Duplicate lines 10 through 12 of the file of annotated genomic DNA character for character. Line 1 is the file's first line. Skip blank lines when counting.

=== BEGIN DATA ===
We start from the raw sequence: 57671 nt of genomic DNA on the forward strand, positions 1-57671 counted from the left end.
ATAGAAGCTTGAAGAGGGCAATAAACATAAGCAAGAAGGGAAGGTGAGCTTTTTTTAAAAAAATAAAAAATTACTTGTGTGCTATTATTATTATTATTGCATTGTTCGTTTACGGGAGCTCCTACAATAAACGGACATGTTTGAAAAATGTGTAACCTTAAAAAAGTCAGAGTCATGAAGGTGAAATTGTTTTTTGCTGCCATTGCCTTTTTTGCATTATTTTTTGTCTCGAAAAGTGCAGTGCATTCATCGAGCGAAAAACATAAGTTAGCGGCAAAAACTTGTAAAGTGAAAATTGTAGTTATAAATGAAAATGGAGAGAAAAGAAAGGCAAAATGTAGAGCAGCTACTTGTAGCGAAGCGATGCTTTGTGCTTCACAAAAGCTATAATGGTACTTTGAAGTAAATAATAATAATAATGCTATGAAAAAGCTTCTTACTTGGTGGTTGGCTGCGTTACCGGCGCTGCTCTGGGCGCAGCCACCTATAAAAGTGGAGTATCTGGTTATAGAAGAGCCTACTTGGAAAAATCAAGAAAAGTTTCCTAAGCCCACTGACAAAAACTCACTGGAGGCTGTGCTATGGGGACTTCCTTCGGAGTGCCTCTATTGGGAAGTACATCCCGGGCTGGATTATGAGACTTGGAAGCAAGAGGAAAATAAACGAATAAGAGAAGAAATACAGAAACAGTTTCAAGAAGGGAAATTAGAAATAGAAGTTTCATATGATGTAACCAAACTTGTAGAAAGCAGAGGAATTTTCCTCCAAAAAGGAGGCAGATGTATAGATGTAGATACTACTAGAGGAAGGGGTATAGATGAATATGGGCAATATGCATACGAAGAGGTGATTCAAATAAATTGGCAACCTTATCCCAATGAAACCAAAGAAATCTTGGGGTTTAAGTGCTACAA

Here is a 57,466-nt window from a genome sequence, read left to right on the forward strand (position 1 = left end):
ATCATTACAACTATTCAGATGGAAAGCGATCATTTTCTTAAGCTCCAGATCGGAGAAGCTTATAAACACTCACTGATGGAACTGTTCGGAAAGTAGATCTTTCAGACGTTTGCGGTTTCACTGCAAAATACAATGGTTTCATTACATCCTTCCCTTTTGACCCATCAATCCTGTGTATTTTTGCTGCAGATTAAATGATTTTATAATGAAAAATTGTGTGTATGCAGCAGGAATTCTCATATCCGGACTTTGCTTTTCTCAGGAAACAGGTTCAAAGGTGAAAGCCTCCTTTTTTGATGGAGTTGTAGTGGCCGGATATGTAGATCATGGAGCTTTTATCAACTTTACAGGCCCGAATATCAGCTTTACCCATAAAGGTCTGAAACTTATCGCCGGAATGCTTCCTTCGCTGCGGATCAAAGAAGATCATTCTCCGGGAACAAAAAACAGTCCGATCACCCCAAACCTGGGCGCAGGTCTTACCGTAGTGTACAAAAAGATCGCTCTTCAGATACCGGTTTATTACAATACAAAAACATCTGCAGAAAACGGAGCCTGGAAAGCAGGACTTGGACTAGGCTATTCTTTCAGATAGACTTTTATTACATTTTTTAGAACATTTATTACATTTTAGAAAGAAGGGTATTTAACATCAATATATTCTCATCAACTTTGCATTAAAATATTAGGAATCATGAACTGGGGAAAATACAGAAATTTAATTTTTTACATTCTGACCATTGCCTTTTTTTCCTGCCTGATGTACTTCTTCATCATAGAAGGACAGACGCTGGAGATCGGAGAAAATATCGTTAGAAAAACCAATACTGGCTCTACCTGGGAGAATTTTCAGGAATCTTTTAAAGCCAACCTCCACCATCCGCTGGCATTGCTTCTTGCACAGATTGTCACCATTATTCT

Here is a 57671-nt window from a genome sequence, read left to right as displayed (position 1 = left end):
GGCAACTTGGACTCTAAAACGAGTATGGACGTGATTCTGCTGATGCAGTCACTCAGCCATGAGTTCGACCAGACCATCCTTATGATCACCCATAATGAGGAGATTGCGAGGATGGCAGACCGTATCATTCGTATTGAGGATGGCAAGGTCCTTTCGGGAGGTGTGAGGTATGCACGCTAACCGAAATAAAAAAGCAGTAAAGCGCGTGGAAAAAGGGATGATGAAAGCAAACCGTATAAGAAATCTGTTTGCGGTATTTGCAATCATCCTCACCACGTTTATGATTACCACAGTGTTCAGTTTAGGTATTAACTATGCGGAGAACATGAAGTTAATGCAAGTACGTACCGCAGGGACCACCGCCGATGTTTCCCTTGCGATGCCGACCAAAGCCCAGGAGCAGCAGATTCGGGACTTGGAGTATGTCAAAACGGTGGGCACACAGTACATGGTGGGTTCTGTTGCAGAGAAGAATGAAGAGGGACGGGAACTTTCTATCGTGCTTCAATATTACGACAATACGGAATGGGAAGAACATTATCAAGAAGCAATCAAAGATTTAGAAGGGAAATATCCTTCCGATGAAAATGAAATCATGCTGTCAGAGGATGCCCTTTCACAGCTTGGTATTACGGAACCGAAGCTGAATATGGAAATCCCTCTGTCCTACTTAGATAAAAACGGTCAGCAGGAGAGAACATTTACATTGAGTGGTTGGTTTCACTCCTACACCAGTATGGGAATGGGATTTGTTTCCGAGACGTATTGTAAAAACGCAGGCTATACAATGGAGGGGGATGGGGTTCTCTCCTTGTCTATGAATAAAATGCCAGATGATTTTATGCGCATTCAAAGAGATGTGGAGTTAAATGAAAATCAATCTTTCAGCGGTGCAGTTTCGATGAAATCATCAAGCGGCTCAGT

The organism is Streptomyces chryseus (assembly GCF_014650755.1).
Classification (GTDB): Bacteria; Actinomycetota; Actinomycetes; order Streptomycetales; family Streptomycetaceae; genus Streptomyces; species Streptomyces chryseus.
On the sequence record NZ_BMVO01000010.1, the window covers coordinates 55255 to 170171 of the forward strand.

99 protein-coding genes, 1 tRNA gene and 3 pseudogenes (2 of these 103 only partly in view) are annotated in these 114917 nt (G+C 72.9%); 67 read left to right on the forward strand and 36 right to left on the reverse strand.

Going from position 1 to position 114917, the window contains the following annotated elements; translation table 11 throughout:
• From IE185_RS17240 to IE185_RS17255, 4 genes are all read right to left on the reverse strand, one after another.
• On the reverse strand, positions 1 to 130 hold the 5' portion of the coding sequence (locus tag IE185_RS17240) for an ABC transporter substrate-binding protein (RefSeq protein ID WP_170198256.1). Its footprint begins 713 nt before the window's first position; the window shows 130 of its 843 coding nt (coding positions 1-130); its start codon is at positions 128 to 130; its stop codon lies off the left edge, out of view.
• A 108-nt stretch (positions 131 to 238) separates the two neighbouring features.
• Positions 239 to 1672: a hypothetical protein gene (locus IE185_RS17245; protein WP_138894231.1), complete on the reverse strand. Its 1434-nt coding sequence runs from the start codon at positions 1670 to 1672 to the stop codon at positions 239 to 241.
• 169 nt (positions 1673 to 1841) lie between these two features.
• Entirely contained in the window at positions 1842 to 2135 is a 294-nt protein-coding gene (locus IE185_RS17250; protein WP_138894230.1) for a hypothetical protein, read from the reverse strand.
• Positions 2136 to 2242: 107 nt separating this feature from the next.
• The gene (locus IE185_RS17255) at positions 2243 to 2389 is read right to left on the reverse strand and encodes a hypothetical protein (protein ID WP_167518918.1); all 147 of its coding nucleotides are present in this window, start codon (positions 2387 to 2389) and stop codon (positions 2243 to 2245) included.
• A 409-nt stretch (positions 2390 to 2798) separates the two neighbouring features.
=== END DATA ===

99 protein-coding genes, 1 tRNA gene and 3 pseudogenes (2 of these 103 only partly in view) are annotated in these 114917 nt (G+C 72.9%); 67 read left to right on the forward strand and 36 right to left on the reverse strand.

Going from position 1 to position 114917, the window contains the following annotated elements; translation table 11 throughout:
• From IE185_RS17240 to IE185_RS17255, 4 genes are all read right to left on the reverse strand, one after another.